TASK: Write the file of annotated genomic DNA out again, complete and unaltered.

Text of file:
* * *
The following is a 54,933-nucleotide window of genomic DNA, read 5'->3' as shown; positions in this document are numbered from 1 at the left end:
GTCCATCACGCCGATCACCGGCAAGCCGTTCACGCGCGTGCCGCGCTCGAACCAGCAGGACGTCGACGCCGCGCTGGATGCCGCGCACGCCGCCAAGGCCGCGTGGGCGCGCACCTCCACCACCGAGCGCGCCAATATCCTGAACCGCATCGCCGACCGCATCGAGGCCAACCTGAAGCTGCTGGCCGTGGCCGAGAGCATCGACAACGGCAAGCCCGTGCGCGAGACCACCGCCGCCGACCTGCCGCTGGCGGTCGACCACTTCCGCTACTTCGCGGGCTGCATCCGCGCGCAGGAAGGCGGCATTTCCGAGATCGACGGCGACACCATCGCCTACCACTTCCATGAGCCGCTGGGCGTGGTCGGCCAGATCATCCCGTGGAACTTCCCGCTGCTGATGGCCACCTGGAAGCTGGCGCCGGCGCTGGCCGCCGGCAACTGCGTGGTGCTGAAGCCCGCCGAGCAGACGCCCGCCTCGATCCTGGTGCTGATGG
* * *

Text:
The following is a 54,933-nucleotide window of genomic DNA, read 5'->3' as shown; positions in this document are numbered from 1 at the left end:
GTCCATCACGCCGATCACCGGCAAGCCGTTCACGCGCGTGCCGCGCTCGAACCAGCAGGACGTCGACGCCGCGCTGGATGCCGCGCACGCCGCCAAGGCCGCGTGGGCGCGCACCTCCACCACCGAGCGCGCCAATATCCTGAACCGCATCGCCGACCGCATCGAGGCCAACCTGAAGCTGCTGGCCGTGGCCGAGAGCATCGACAACGGCAAGCCCGTGCGCGAGACCACCGCCGCCGACCTGCCGCTGGCGGTCGACCACTTCCGCTACTTCGCGGGCTGCATCCGCGCGCAGGAAGGCGGCATTTCCGAGATCGACGGCGACACCATCGCCTACCACTTCCATGAGCCGCTGGGCGTGGTCGGCCAGATCATCCCGTGGAACTTCCCGCTGCTGATGGCCACCTGGAAGCTGGCGCCGGCGCTGGCCGCCGGCAACTGCGTGGTGCTGAAGCCCGCCGAGCAGACGCCCGCCTCGATCCTGGTGCTGATGG